NLRB Reins in When Companies Are Joint Employers

Allen Smith, J.D. By Allen Smith, J.D. September 13, 2018
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​A National Labor Relations Board (NLRB) proposed rule will clarify who has to be at the bargaining table during union negotiations, which would include a "joint employer"—a company that directly controls another entity's workers. A joint employer, for example, might be a contractor or franchisor.

The proposed rule provides numerous examples of what is meant by "direct control."

The Society for Human Resource Management (SHRM) welcomed the Sept. 14 proposed rule and the board's invitation for comments on the joint-employer standard. The NLRB's 2015 Browning-Ferris Industries decision was due for re-examination to provide clarity as to the joint-employer status, noted Mike Aitken, SHRM's senior vice president of government affairs. Employers that reserved the right to control other companies, but that didn't exercise that right, could be joint employers under Browning-Ferris Industries and get dragged into collective bargaining disputes.

"The board is showing leadership to provide certainty on an issue that had been settled law for decades but was upset in Browning-Ferris Industries," said Michael Lotito, an attorney with Littler in San Francisco.

The broader the definition of joint employer, the more potential liability there is for more companies, added Steven Suflas, an attorney with Ballard Spahr in Denver.

The definition affects contractors, subcontractors, franchisors, franchisees and staffing firms, observed David Pryzbylski, an attorney with Barnes & Thornburg in Indianapolis.

 [SHRM members-only toolkit: Complying with U.S. Labor Relations Laws in Nonunion Settings]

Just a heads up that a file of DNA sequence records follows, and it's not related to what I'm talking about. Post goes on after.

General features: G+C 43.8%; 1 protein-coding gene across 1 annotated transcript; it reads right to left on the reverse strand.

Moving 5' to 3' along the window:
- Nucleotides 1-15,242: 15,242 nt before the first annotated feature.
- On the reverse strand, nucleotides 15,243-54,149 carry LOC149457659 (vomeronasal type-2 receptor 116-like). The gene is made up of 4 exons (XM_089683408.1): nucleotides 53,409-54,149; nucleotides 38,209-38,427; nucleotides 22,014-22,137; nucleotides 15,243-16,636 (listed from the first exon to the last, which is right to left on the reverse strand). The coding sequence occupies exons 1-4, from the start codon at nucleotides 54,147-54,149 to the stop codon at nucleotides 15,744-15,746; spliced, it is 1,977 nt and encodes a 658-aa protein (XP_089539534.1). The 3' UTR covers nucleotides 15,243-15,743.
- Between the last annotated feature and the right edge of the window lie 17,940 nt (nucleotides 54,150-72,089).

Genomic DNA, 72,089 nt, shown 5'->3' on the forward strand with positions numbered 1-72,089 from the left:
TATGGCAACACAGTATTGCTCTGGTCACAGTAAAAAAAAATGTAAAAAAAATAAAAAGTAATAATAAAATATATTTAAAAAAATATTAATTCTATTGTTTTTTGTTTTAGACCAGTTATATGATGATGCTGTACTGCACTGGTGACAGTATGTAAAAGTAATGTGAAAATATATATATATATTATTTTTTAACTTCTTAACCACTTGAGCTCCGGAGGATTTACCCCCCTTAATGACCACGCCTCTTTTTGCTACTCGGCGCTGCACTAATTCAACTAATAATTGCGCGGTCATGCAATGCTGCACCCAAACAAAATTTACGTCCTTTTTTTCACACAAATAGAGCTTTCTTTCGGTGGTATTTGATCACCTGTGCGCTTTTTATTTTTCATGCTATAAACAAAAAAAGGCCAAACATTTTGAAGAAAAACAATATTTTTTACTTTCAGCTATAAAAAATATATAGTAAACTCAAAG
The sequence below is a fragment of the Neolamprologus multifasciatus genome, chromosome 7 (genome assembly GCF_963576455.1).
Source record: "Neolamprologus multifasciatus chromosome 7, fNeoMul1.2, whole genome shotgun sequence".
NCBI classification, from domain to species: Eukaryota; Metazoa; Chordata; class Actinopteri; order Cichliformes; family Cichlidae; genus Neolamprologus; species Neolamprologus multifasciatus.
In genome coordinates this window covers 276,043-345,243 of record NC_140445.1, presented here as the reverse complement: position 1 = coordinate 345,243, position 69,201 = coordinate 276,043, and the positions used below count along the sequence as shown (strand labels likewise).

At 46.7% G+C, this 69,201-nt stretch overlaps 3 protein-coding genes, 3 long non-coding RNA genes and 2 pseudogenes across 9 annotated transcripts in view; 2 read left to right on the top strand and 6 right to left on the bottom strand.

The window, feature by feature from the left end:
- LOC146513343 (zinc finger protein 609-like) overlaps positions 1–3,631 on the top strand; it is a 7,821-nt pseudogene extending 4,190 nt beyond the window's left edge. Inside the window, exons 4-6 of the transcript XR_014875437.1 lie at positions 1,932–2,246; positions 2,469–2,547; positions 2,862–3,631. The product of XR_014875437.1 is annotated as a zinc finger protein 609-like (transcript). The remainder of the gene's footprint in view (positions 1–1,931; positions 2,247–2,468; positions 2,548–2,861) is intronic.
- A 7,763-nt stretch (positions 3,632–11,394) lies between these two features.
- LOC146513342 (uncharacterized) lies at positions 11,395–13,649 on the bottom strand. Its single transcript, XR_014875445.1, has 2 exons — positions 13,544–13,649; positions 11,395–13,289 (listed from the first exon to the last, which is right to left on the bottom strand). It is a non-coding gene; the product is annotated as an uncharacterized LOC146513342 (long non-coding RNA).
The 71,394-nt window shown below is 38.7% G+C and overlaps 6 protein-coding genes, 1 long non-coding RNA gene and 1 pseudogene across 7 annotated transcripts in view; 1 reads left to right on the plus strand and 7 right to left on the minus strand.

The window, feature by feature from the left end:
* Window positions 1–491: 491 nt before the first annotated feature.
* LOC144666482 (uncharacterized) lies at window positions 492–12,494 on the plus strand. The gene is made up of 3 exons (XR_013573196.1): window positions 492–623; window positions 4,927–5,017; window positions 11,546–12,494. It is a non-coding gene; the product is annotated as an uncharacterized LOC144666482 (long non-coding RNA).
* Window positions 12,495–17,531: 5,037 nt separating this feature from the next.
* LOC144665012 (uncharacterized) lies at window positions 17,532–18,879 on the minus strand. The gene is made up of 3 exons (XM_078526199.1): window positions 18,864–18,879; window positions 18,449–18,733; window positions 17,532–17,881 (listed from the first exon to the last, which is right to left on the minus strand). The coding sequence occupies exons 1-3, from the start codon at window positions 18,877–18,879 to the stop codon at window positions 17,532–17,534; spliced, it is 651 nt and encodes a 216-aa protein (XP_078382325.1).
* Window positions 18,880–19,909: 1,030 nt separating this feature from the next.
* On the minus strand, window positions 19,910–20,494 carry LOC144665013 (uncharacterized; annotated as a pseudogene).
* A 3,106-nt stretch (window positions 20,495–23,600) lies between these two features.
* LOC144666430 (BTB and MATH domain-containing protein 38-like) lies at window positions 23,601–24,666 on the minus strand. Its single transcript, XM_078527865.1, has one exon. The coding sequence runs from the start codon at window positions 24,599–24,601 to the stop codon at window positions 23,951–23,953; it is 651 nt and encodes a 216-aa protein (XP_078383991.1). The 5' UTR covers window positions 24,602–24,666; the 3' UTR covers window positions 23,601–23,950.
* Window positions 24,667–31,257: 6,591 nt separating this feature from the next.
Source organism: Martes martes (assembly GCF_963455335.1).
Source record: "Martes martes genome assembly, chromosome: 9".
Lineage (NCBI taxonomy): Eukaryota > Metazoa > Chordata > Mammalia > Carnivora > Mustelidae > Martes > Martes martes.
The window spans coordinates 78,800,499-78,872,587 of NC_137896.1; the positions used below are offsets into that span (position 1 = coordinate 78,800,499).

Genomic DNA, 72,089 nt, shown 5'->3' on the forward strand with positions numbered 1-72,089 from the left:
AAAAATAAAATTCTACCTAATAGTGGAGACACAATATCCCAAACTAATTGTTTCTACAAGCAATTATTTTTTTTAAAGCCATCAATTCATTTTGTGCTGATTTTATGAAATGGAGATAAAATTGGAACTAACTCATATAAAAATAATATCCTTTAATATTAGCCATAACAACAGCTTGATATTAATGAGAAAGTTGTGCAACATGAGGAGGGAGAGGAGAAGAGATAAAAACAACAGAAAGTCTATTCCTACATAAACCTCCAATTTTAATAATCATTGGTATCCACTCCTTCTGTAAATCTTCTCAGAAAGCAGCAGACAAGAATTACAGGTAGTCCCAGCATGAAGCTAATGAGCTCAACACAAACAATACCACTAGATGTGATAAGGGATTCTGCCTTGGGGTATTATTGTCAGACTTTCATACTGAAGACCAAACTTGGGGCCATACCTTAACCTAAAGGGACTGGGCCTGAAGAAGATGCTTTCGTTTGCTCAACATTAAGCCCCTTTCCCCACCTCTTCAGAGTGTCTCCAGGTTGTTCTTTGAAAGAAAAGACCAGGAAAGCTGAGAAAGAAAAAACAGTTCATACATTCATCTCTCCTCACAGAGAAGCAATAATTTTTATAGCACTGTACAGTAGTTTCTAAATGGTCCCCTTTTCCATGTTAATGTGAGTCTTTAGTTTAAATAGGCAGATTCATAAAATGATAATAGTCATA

What 'Direct Control' Means

The proposed rule provided examples of what does and does not constitute direct control, including:

  • Under a contract between a company and contractor, the company reserves the right to discipline the contractor's employees for misconduct or poor performance. The contract also permits either party to terminate the contract at any time without cause. The company has never directly disciplined the contractor's employees. However, the company has frequently informed the contractor about employees who have engaged in misconduct or performed poorly while suggesting that a prudent employer would discipline those employees and remarking upon its rights under the contract. The record indicates that, had it not been for the company's input, the contractor would not have disciplined these employees, or would have imposed less discipline. The company has exercised direct and immediate control over the contractor's employees' essential terms and conditions.
  • Under a contract between a company and a contractor, the company reserves the right to discipline the contractor's employees for misconduct or poor performance. In only one instance has the company exercised this authority: After the contractor's employee sexually harassed a co-worker on company property, the company told the contractor that the employee could no longer be on its premises. The company has not exercised direct and immediate control over the offending employee's terms and conditions of employment because that control was limited and not routine.